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    ABSTRACT: Optical imaging offers a high potential for noninvasive detection of cancer in humans. Recent advances in instrumentation for diffuse optical imaging have led to new capabilities for the detection of cancer in highly scattering tissue such as the female breast. We review recent developments in the detection of breast cancer in humans by fluorescent contrast agents. So far, the unspecific contrast agents indocyanine green (ICG) and omocyanine have been applied, whereas molecular probes for direct targeted imaging of this disease are still in preclinical research. We discuss recent improvements in the differentiation of malignant and benign lesions with ICG based on its enhanced extravasation in breast cancer. Whereas fluorescence imaging in thick tissue layers is hampered by strong light scattering, tissue surfaces can be investigated with high spatial resolution. As an example for superficial tumors, lesions of the gastrointestinal tract (GI) are discussed. In these investigations, protoporphyrin IX is used as a tumor-specific (due to its strong enhancement in tumor cells) target for spectroscopic identification and imaging. We present a time-gated method for fluorescence imaging and spectroscopy with strong suppression of tissue autofluorescence and show results on patients with Barrett's esophagus and with colitis ulcerosa.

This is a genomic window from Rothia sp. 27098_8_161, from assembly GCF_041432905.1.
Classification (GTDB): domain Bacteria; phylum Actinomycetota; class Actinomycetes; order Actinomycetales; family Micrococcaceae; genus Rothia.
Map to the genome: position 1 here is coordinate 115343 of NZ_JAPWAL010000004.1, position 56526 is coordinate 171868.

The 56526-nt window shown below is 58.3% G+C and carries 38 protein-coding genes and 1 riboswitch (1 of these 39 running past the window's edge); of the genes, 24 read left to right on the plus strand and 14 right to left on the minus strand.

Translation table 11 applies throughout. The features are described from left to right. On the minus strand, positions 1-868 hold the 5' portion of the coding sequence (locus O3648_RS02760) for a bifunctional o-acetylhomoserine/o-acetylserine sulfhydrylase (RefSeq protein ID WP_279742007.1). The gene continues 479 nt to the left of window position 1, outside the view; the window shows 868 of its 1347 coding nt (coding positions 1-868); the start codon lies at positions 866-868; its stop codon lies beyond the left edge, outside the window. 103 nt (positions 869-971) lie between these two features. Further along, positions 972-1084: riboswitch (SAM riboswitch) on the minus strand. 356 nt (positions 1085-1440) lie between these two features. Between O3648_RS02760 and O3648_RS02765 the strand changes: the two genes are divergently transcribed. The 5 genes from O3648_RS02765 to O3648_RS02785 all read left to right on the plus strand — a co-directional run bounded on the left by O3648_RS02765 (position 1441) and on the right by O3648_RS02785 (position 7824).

Recent results in cancer research. Fortschritte der Krebsforschung. Progrès dans les recherches sur le cancer 01/2013; 187:331-50.
  • Bernd Ebert, Dirk Grosenick, Heidrun Wabnitz
    Journal of Near Infrared Spectroscopy 01/2012; 20(1):203-. · 1.48 Impact Factor